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Foreign affairs. 

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And one of the issues that arose was the need for proper broadcasting and meeting facilities in this, Lester B Pearson building. 

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This is now known, and I was asked to help design those. 

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Which I did with assistance from CHUM engineers and others. And then as a result of that experience in the early 1970s, the government was planning a visit to Canada in 1973 of the Queen’s Royal visit. 

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And the Commonwealth Heads of Government meeting and so. 

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In 1972, Chum was approached by. 

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The Prime Minister’s Office, Mr. Trudeau, to see whether they chum would lend me to the government for a year to help plan this. 

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Royal visit and Commonwealth Heads of Government meeting and my responsibility was all of the broadcast. 

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The the media facilities and arrangements which in those days. 

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We were just starting. 

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The broadcasters were just starting to make their presence felt, the politicians realized. 

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That radio and television were a far more powerful medium than print. 

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And but we were still in a bit of a novelty in terms of being broadcasters.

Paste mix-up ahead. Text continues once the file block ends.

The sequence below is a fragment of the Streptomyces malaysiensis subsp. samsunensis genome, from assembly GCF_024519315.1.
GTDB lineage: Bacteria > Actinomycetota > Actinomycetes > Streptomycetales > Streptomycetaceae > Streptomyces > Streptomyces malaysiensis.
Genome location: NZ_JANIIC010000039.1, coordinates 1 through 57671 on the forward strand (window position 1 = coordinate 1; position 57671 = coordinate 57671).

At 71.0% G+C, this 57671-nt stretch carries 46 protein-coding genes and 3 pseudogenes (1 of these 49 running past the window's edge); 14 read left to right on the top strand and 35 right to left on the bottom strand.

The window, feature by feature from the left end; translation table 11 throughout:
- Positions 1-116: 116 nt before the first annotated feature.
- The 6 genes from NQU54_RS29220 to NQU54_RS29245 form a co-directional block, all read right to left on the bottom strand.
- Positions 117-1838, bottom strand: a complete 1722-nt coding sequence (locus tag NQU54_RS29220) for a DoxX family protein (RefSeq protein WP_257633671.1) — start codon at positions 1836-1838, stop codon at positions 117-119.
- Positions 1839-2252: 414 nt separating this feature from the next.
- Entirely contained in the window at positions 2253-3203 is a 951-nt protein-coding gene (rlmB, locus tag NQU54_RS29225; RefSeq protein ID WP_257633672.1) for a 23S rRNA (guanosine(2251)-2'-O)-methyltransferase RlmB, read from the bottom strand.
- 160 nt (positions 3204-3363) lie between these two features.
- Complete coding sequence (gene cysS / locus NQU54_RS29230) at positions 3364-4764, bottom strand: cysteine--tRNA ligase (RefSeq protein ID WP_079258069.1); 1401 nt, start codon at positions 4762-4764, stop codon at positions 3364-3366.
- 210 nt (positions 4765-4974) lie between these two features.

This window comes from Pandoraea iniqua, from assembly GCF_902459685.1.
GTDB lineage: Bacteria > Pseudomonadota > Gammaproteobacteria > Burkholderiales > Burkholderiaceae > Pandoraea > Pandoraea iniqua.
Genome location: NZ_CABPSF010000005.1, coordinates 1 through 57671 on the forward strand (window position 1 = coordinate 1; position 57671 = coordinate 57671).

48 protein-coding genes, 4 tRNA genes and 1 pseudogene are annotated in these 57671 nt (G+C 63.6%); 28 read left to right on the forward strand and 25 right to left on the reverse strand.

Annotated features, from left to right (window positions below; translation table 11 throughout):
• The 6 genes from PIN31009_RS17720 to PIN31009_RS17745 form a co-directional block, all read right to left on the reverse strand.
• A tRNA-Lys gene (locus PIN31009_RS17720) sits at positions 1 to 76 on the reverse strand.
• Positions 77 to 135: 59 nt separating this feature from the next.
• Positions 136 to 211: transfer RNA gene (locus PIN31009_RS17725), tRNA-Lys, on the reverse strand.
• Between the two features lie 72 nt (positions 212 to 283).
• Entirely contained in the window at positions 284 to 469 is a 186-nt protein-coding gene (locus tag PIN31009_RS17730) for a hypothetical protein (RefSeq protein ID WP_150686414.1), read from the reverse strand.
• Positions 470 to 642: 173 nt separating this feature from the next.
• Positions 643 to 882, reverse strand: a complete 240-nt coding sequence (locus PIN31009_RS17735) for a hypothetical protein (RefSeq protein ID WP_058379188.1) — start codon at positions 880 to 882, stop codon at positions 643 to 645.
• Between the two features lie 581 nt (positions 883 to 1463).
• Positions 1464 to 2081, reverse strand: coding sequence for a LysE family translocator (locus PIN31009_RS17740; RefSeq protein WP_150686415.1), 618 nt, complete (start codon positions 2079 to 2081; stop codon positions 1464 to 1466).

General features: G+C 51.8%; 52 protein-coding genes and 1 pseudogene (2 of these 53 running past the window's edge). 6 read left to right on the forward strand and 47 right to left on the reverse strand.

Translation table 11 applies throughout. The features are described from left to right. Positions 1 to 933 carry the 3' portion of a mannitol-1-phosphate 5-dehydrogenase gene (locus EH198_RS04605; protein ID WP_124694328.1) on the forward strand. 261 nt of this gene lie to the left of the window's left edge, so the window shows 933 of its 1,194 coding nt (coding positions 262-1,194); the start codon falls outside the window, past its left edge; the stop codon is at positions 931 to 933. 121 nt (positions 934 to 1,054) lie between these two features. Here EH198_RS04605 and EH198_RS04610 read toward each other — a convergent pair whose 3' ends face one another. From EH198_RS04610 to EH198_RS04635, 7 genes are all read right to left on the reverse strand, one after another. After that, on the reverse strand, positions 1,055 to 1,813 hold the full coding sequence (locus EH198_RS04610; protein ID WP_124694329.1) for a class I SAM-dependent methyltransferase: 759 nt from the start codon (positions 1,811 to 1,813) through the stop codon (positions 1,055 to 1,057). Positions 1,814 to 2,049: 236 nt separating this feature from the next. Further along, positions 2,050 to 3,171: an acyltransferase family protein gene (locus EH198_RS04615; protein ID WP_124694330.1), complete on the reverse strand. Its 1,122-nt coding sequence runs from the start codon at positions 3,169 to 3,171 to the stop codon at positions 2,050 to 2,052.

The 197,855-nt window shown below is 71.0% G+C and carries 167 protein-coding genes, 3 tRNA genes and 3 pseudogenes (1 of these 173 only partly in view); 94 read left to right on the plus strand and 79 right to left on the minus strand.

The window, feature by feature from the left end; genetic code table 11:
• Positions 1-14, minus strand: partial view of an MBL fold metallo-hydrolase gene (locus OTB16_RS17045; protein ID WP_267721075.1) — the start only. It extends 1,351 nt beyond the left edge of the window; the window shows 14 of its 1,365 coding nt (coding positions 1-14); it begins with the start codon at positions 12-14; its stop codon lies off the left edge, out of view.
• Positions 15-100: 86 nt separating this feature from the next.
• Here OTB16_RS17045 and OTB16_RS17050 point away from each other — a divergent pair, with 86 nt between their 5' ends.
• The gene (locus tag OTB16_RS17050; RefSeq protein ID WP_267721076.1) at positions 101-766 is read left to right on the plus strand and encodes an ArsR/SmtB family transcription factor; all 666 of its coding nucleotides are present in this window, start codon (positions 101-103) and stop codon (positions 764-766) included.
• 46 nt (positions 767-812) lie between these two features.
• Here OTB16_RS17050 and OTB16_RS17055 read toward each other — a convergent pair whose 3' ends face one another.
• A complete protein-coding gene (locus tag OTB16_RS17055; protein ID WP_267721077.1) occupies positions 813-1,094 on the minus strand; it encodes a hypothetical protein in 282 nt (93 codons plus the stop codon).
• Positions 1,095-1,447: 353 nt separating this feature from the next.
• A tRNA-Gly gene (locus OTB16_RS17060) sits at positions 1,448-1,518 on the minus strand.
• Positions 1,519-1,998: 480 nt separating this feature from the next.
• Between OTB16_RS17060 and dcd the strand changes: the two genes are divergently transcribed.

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And but there people recognized that for. 

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Broadcasters, to be effective in terms of reporting on events they needed to have proper facilities and arrangements. 

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And so in 1972, IW was loaned. 

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By the government to foreign affairs to help plan and manage the. 

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All of the media facilities and arrangements for 800 journalists coming to Ottawa from around the world to cover the royal visit in the Commonwealth Heads of Government meeting in those days. That was the biggest international conference ever held in Canada. 

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And it gave Pierre Trudeau an opportunity. 

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For the first time to make an impact, a major impact on the international stage and that’s what he used this occasion to do. 

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And that’s really how Pierre Trudeau became. 

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Internationally known as a Prime Minister, was through the international coverage of this Commonwealth Heads of Government meeting and the royal visit so.